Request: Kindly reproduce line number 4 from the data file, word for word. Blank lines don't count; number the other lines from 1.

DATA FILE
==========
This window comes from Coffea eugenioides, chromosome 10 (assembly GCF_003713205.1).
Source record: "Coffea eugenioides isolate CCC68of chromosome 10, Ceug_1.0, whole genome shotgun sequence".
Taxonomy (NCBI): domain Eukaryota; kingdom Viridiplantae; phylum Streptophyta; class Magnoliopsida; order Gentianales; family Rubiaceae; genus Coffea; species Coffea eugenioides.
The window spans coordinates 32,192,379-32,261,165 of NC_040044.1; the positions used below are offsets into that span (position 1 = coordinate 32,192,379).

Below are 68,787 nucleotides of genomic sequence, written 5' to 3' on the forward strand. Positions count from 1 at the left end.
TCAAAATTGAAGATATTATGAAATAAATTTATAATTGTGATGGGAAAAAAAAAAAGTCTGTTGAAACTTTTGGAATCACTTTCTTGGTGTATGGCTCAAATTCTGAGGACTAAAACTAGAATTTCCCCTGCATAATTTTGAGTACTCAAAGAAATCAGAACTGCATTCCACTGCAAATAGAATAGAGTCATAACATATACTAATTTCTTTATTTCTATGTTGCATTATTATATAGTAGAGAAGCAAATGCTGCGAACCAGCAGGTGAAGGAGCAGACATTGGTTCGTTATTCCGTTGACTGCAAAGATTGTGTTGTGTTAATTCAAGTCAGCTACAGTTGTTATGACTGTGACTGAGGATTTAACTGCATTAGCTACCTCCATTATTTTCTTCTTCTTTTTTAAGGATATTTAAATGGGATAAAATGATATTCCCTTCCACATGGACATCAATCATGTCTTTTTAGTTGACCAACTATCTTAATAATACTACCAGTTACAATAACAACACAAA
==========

The window spans coordinates 32,192,379-32,261,165 of NC_040044.1; the positions used below are offsets into that span (position 1 = coordinate 32,192,379).